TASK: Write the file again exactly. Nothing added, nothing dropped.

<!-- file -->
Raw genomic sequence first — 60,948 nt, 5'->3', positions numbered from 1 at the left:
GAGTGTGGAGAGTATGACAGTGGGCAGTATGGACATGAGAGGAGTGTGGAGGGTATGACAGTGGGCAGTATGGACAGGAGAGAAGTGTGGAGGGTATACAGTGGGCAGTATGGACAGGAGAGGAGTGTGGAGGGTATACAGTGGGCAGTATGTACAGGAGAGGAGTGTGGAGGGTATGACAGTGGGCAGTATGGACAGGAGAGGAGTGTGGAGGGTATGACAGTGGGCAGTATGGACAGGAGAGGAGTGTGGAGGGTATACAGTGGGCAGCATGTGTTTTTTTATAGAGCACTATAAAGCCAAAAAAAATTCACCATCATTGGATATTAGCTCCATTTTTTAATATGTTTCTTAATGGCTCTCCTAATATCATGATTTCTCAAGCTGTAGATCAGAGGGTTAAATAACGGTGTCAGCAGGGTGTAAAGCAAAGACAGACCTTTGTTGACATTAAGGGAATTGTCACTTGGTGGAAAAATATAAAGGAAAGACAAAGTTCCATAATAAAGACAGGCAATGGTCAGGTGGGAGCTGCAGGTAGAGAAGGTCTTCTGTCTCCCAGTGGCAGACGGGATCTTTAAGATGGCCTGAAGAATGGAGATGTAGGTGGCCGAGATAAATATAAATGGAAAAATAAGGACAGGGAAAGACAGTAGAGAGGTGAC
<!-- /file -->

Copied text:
Raw genomic sequence first — 60,948 nt, 5'->3', positions numbered from 1 at the left:
GAGTGTGGAGAGTATGACAGTGGGCAGTATGGACATGAGAGGAGTGTGGAGGGTATGACAGTGGGCAGTATGGACAGGAGAGAAGTGTGGAGGGTATACAGTGGGCAGTATGGACAGGAGAGGAGTGTGGAGGGTATACAGTGGGCAGTATGTACAGGAGAGGAGTGTGGAGGGTATGACAGTGGGCAGTATGGACAGGAGAGGAGTGTGGAGGGTATGACAGTGGGCAGTATGGACAGGAGAGGAGTGTGGAGGGTATACAGTGGGCAGCATGTGTTTTTTTATAGAGCACTATAAAGCCAAAAAAAATTCACCATCATTGGATATTAGCTCCATTTTTTAATATGTTTCTTAATGGCTCTCCTAATATCATGATTTCTCAAGCTGTAGATCAGAGGGTTAAATAACGGTGTCAGCAGGGTGTAAAGCAAAGACAGACCTTTGTTGACATTAAGGGAATTGTCACTTGGTGGAAAAATATAAAGGAAAGACAAAGTTCCATAATAAAGACAGGCAATGGTCAGGTGGGAGCTGCAGGTAGAGAAGGTCTTCTGTCTCCCAGTGGCAGACGGGATCTTTAAGATGGCCTGAAGAATGGAGATGTAGGTGGCCGAGATAAATATAAATGGAAAAATAAGGACAGGGAAAGACAGTAGAGAGGTGAC